But it should be predictable, right?
Mitsuru Suzuki
1

Well, i think it’s important to keep the difference between different disciplines in mind, but also the difference between what judges do and what legal researchers do.

  1. When e.g. an astronomer develops a theory that explains a certain phenomenon, then she found a solution to her problem (and of course, the solution might not be correct).
  2. By contrast, judges need to decide cases. They do so by interpreting higher-ranking law, in order to identify the possible judgments they can pass. There will usually be a number of possible solutions, because law is never completely determined, and judges always have a certain scope of discretionary choice. Thus, they will, furthermore, make arguments to justify why they choose one solutions over the others. These two issues will enter the judgment text. However, the judge may also be influenced by other factors (psychology, political pressure, biases, misunderstanding of the law, her legal education, etc) — these will not be found in the judgment text (or at least not explicitly).
  3. If a legal scholar studies this judgment, he will 1) review the judge’s interpretation of the law. He may find that the judge has correctly or incorrectly interpreted the law. 2) He will review the arguments made by the judge to justify the choice the judge made; he might agree or disagree with these arguments. For these first two steps the researcher employs the instrument of hermeneutics. 3) Finally, the researcher might also want to look into the other factors that might have influenced the judgment. For this, hermeneutics will often not be sufficient. 4) Beyond that, the researcher may also provide policy advice (e.g. arguing that the relevant rules should be changed, etc.)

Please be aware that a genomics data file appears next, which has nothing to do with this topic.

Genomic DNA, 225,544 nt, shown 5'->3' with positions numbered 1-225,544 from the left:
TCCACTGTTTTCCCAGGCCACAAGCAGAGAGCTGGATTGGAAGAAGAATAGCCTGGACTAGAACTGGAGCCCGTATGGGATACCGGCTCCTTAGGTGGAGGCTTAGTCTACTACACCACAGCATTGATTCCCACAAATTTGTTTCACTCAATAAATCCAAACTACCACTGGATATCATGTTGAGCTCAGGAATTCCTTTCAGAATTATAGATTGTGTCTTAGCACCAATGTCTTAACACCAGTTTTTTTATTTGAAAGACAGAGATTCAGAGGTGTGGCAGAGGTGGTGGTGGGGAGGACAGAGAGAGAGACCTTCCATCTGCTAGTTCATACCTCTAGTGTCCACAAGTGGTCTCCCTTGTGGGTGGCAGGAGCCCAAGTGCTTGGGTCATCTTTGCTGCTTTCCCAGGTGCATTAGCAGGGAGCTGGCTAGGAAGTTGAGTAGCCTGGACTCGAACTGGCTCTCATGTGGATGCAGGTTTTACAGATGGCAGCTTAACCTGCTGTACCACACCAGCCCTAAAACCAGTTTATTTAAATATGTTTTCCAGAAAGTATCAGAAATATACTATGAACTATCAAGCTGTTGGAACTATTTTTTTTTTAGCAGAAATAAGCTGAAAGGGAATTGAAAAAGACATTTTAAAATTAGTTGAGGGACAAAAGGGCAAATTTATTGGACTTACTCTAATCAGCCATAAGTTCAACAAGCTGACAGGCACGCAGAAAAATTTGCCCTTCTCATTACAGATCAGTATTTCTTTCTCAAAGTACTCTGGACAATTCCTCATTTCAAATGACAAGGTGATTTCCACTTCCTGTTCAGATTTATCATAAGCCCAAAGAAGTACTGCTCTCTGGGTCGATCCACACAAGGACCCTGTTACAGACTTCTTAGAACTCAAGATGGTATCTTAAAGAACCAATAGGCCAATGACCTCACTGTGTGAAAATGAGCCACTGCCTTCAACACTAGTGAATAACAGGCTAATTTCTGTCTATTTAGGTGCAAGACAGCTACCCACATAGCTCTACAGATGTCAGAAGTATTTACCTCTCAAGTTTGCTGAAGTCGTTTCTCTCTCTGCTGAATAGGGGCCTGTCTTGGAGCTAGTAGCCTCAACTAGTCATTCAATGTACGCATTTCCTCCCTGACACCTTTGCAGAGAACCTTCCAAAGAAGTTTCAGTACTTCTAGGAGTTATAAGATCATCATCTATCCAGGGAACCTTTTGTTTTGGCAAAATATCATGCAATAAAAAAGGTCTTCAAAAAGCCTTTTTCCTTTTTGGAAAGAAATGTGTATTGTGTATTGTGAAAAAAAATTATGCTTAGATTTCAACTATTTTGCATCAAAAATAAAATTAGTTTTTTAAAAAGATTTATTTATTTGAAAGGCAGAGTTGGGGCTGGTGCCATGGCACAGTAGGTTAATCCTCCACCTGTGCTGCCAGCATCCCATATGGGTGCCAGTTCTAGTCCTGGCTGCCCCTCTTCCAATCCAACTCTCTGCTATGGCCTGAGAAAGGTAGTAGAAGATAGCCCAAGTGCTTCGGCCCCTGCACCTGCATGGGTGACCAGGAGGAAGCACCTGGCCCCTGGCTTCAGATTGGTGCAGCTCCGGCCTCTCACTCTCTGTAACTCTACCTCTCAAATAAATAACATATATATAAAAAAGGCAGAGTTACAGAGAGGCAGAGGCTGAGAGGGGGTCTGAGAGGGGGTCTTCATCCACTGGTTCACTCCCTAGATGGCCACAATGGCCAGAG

One clap, two clap, three clap, forty?

By clapping more or less, you can signal to us which stories really stand out.